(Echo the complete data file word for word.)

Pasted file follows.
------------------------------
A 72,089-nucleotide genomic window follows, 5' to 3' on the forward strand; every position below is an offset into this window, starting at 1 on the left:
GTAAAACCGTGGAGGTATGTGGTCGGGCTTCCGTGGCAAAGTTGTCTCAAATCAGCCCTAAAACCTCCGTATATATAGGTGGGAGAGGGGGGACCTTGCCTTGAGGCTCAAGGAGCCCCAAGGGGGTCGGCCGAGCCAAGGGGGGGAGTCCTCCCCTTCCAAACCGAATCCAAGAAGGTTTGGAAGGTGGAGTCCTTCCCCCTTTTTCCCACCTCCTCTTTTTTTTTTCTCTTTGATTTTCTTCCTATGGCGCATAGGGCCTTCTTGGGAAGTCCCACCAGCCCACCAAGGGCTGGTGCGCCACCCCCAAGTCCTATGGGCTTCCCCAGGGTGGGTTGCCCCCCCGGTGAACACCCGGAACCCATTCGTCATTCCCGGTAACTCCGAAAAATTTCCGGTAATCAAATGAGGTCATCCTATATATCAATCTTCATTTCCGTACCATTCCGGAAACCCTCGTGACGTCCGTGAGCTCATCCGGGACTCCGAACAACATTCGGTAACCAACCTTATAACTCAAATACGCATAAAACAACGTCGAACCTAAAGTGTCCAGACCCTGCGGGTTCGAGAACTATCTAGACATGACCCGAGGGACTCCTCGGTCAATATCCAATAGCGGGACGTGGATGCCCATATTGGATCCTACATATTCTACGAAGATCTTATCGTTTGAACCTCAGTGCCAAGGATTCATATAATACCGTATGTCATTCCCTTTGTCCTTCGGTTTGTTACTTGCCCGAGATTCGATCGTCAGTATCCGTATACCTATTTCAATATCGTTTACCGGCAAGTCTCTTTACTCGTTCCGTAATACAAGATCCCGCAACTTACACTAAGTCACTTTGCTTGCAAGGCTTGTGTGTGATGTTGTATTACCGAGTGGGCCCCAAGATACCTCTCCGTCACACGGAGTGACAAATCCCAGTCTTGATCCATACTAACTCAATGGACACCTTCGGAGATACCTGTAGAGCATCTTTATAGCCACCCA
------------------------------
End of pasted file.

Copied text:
A 72,089-nucleotide genomic window follows, 5' to 3' on the forward strand; every position below is an offset into this window, starting at 1 on the left:
GTAAAACCGTGGAGGTATGTGGTCGGGCTTCCGTGGCAAAGTTGTCTCAAATCAGCCCTAAAACCTCCGTATATATAGGTGGGAGAGGGGGGACCTTGCCTTGAGGCTCAAGGAGCCCCAAGGGGGTCGGCCGAGCCAAGGGGGGGAGTCCTCCCCTTCCAAACCGAATCCAAGAAGGTTTGGAAGGTGGAGTCCTTCCCCCTTTTTCCCACCTCCTCTTTTTTTTTTCTCTTTGATTTTCTTCCTATGGCGCATAGGGCCTTCTTGGGAAGTCCCACCAGCCCACCAAGGGCTGGTGCGCCACCCCCAAGTCCTATGGGCTTCCCCAGGGTGGGTTGCCCCCCCGGTGAACACCCGGAACCCATTCGTCATTCCCGGTAACTCCGAAAAATTTCCGGTAATCAAATGAGGTCATCCTATATATCAATCTTCATTTCCGTACCATTCCGGAAACCCTCGTGACGTCCGTGAGCTCATCCGGGACTCCGAACAACATTCGGTAACCAACCTTATAACTCAAATACGCATAAAACAACGTCGAACCTAAAGTGTCCAGACCCTGCGGGTTCGAGAACTATCTAGACATGACCCGAGGGACTCCTCGGTCAATATCCAATAGCGGGACGTGGATGCCCATATTGGATCCTACATATTCTACGAAGATCTTATCGTTTGAACCTCAGTGCCAAGGATTCATATAATACCGTATGTCATTCCCTTTGTCCTTCGGTTTGTTACTTGCCCGAGATTCGATCGTCAGTATCCGTATACCTATTTCAATATCGTTTACCGGCAAGTCTCTTTACTCGTTCCGTAATACAAGATCCCGCAACTTACACTAAGTCACTTTGCTTGCAAGGCTTGTGTGTGATGTTGTATTACCGAGTGGGCCCCAAGATACCTCTCCGTCACACGGAGTGACAAATCCCAGTCTTGATCCATACTAACTCAATGGACACCTTCGGAGATACCTGTAGAGCATCTTTATAGCCACCCA